Chemistry ranked as one of the nation’s best undergrad programs

Chemistry ranked as one of the nation’s best undergrad programs

chem1 Unlike its counterparts at many other schools, TCNJ’s chemistry department is facing what Chairperson David Hunt calls “a pleasurable problem to have.” It seems there are more qualified students trying to enroll in the program than the department can accommodate.

But it’s not just potential students who have taken note of the department. A group of national experts that recently completed a yearlong review of the program used words like “extraordinary” and “remarkable” to describe what is happening in TCNJ’s chemistry program. “The department is poised to capture national attention,” their report indicated.

In fact, it already has. The department now ranks in the top four percent of chemistry programs nationally — 23rd out of 653 in the U.S. — in graduation of American Chemical Society (ACS) certified bachelor’s degree chemistry graduates, and is the top producer of ACS-certified bachelor’s degree chemistry graduates in New Jersey.

Hunt said a “confluence of events” that occurred during the past 10 years led to these developments, specifically the department’s work in overhauling its curriculum, its acquisition of nearly $1 million worth of research-grade instrumentation, and its recruitment of a talented group of research-active faculty members who are deeply committed to undergraduate education.

Among other things, the curriculum changes gave students multiple degree tracks to choose from and added an array of innovative, advanced upper-level elective courses. Perhaps most important: the changes allowed faculty-student research to flourish. Students can earn academic credit for the collaborative work they do as part of a faculty member’s research team. In these settings, TCNJ’s undergraduates engage in “peer-reviewed research that gets published in major international journals,” Hunt said, noting that the experiences are similar to what students will get when doing research at the industrial level or in graduate school.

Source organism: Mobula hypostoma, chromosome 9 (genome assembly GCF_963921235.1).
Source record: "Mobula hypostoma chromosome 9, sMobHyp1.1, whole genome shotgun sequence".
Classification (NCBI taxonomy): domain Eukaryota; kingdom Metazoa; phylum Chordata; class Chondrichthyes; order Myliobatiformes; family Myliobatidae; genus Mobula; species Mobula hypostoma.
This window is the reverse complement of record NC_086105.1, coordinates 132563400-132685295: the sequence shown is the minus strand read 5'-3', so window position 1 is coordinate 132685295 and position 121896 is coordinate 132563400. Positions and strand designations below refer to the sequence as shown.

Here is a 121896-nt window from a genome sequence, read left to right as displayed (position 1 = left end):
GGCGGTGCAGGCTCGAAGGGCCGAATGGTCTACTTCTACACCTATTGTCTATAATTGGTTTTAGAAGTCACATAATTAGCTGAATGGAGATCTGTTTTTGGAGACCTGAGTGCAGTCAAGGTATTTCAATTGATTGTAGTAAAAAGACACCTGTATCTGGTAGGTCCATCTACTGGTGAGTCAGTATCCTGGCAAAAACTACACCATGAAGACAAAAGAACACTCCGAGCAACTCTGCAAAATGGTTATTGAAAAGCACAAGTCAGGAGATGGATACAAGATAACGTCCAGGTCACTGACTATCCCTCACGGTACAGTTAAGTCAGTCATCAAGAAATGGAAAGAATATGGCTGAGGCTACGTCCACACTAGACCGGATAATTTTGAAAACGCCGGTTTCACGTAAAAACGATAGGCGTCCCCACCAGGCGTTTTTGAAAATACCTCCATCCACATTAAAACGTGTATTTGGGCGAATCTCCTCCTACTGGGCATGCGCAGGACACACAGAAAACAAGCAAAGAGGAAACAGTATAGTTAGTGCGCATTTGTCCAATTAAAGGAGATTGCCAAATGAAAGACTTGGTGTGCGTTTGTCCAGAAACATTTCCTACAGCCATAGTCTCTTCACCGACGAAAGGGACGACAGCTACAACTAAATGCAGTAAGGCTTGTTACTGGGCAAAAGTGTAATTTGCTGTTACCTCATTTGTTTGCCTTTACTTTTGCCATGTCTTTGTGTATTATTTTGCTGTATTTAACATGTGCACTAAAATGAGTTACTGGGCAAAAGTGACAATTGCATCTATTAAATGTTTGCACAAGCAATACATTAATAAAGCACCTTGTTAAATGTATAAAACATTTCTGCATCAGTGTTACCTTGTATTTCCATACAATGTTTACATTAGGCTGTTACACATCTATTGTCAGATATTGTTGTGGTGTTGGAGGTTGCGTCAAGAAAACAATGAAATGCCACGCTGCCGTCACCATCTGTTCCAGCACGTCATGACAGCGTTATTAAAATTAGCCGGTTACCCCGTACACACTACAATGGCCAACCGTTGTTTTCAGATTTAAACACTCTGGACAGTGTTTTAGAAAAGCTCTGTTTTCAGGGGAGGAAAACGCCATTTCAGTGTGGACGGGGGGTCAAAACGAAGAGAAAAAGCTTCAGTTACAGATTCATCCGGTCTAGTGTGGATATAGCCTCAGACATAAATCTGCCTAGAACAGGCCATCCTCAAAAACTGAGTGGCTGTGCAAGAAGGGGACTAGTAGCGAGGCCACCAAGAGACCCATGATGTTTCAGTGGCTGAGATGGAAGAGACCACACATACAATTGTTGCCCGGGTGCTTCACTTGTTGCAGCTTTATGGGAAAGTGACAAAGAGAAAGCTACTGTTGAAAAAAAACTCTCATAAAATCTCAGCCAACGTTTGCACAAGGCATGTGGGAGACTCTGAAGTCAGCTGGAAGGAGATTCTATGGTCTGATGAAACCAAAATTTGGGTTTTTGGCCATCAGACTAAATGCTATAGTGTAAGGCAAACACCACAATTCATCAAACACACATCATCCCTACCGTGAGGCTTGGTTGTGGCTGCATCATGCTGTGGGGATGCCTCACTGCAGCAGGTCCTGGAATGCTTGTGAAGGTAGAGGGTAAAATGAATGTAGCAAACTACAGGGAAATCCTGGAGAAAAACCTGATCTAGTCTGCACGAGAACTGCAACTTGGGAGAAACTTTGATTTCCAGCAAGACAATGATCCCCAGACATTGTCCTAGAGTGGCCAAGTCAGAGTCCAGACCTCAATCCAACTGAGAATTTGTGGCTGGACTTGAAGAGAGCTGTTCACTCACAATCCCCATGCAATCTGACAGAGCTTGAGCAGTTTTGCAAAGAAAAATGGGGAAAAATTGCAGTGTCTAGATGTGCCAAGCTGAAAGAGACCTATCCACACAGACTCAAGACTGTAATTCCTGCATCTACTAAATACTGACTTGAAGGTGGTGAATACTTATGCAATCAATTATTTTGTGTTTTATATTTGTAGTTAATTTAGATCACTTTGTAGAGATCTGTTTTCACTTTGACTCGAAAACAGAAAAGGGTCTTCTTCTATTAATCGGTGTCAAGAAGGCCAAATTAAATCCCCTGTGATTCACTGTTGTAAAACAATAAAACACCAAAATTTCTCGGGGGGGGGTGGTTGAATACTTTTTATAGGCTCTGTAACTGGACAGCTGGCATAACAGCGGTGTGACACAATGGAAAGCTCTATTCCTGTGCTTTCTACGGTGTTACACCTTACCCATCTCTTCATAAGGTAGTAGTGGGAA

chem-2That research would not be possible without the department’s state-of-the-art instrumentation. Within the past five years, the department has acquired both single-crystal and powder X-ray diffractometers, two 400 MHz nuclear magnetic resonance spectrometers, a liquid chromatograph mass spectrometer, and an array of high-pressure liquid chromatographs. Hunt said such an infrastructure puts TCNJ on par with highly selective private liberal arts institutions like Colgate and Wesleyan, as well as many doctoral-level institutions, where the tuition runs $15,000 to $20,000 more per year than at TCNJ.

Another key to the department’s success has been the hiring of faculty members who fully embrace the teacher-scholar model, especially the high-impact practice of engaging undergraduates in collaborative research experiences, Hunt said. “It’s the model we ourselves were ‘raised on.’” In turn, those collaborations have led to record numbers of TCNJ chemistry students presenting at international conferences.

That’s a win-win situation both Hunt and Jeffrey Osborn, dean of the School of Science, said. TCNJ’s chemistry majors get to share their research and engage with academic, industrial, and government scientists from around the world. And such exposure benefits the chemistry department’s high placement rate for its graduates with respect to graduate schools (63 percent of graduating seniors), medical schools (95 percent of applicants), and overall employment/advanced study (99 percent of graduating seniors).

“Our chemistry department has worked hard to build a program and culture that is squarely focused on academic excellence. Our students, faculty, and staff have achieved phenomenal outcomes, and, while celebrating their successes, the department is regularly engaged in conversation about continuous improvement and has set high aspirations for itself,” Osborn said.

“We will continue to make the strategic investments needed to help sustain chemistry’s extraordinary trajectory.”

Photos (c) Don Hamerman

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